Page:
Amount Per Serving: Calories: 144|Total Fat: 0g|Saturated Fat: 0g|Trans Fat: 0g|Unsaturated Fat: 0g|Cholesterol: 0mg|Sodium: 5mg|Carbohydrates: 31g|Fiber: 0g|Sugar: 0g|Protein: 3g|

Nutrition information has been auto-calculated for your convenience.

Did you make this recipe?

Take a picture and tag @thewanderlustkitchen on Instagram and hashtag it #thewanderlustkitchen. We can't wait to see your version!



December 18, 2013 | Last Updated on April 12, 2021 by Linda

148 thoughts on “How to Cook Perfect Rice”

  1. Hi! The rice was perfectly cooked something that’s a sight to been seen!! However, when I got down to the bottom of the pot, I discovered a huge burnt mess! What could I have done wrong that would have resulted in this? The rice on top was absolutely beautiful

  2. Thanks for the great recipe! Any tips on what to do for egg fried rice? Do I cook it as above but then fry in a pan with eggs afterwards? Or is it more complex than that?

    • Hi Dylan,

      Here are three of my fried rice recipes that you could adapt to be just egg fried rice:

      My suggestion is to start with the classic Thai fried rice, and you can use any rice, it doesn’t have to be jasmine.
      In the main recipe, I would leave in everything, but you could take out the onion, garlic and scallions if you want.

      For the items in the “For Serving” list below, I would leave them all out, except for the cilantro, if you like cilantro, but that is optional:
      1 lime, cut into wedges
      1 cucumber, sliced
      1 tomato, sliced
      1/2 cup chopped fresh cilantro leaves
      Ground fresh chili paste (sambal oelek), or sliced birds eye chilies in fish sauce, or Sriracha (or all of the above!)
      Leave out the basil leaves and then optionally leave out the lime, tomato and cucumber.


      • Thank you! Your method worked perfectly the first time!

        Is fish sauce the key to making it taste like true Japanese takeout? If so, where do you buy that and is it in the refrigerated or shelf stable section?

      • Hi Lisa,

        Yes, for all of my fried rice recipes, the fish sauce does help it taste authentic. You can find it in the international aisle (non-refrigerated) in most large grocery stores. You do have to refrigerate it after opening.

        – Linda

  3. I tried this as you said it because no matter what I did, my rice always came out slightly crunchy. I did as you mentioned except I had to use paper towels because I don’t own any kitchen towels and sadly it still came out slightly crunchy. I just don’t know what I’m doing wrong.

  4. Finally…a recipe that will give me the non-sticky, fluffy rice I have been looking for. I followed the directions exactly as written. I just now took the pot of rice off the stove and was so thrilled when I removed the lid to find the non-sticky, fluffy rice I was hoping for. A big THANK-YOU for sharing your recipe.

    • I followed this recipe exactly and it looked promising when I opened the pot but it somehow managed to be both crunchy and mushy at the same time! I am unsure what I did wrong.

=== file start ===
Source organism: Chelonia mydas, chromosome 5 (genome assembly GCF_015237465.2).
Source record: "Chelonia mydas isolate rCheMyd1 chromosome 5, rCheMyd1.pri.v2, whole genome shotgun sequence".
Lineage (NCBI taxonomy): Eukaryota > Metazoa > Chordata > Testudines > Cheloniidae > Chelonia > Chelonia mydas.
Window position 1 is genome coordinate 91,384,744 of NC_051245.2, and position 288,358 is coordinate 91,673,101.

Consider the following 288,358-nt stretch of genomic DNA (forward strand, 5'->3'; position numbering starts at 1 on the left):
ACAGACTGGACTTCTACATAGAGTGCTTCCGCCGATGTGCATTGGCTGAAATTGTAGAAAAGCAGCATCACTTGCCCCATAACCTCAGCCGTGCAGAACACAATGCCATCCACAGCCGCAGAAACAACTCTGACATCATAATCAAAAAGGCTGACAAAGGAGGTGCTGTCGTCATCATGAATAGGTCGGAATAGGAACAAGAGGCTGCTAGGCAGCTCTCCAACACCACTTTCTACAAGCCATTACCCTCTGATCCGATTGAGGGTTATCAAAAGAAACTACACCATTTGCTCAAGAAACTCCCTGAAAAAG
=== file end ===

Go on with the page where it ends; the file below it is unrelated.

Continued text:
5. I’m 43, male bachelor, that has to cook for himself and with rare exceptions only garbage microwave food comes in single servings.i call them “garbage plates” like the comedian Jim Gaffigan. After decades of making mushy, watery, indistinct pots of rice for years, these instructions have given me the ability to actually make rice that isn’t an embarrassing pot of rice diarrhea. As someone with so little cooking skill that I’ve burned 3minute instant ramen which only requires enough skill to turn on a burner, these instructions have allowed me to actually cook and enjoy eating a decent bowl rice. Thank you so much for sending this through the interweb tubes and making it available to dorks like me that can’t cook our way out of a wet paper bag full of Happy Meals.

      • Great rice, worked perfectly, I rinced the water multiple of times until it was almost clear.
        For the water, I used 1.5 finger above rice level.
        If you follow that great recipe(No picking) the rice will come out fluffy and perfectly cooked.

    • Hi Rob,

      You don’t use the lid until you turn down the heat and put the towel over the pot in step 3.

      – Linda

      • This worked very well. Probably best I’ve tried. Longer than others but certainly better result.

    • It worked fabulously for me. Now, what if I want to make a favored rice? I guess you put the seasoning in before you turn on the pot? I love Spanish rice and am trying to figure out how to make it work in this method. Thanks again.

  6. I’ve tried your method several times with EXCELLENT results! No more mushy, pasty rice in this house! I was wondering if you had tested your method using chicken broth as the cooking liquid? Thanks for your help!

  7. Like several others my rice did not come out as expected. The bottom layer was smushy paste; the top was ok but still sticky – I followed your technique exactly which I found from winding thru your blog and was very excited to try it. Your rice looks very good!
    But sadly at the very BOTTOM you show the recipe without all the searching for the info. I put water to rice ratio as standard pkg measurement. But your recipe (again at the bottom) showed more rice to water than package instructions.. PLEASE put your recipe at the top or allow readers the ability to skip to the recipe. I just wanted instructions; not the story, although it was entertaining. I may try it again another day but not today – disappointed.
    I also wonder whether the difference between gas and electric stoves might be substantial. I have electric.

    • Tried this recipe today. Only difference is I added a few seasonings, a few bay leaves, and a few drops of olive oil. Turned out great! This is the first time I’ve ever cooked rice and got it right. Thank you!

  8. I have been cooking rice for years, and it has always been a kind of hit or miss thing… Well today I decided to try your method because I wanted perfect rice. I must say that I’m impressed and overjoyed that I’ve finally found the secret. Thank you!

    • Thank you so much! Tried it last night and its the best I have ever made rice and I was embarrassed at not being able to
      I jave an electric hob with those grey hob plates. I didnt know if to take off for the final cool down as they stay warm for a while.
      Well i did and it was just slightly mushy…simples, just put back on hob plate with towel back on and left it some more and it was great.
      Sorry you have been ridely spoken to by some….I am over the moon this is the first time I have made lovely rice 🙂


Leave a Comment

Sign Up for Email Updates

Get a Free eCookbook with our Top 25 Recipes

Skip to Recipe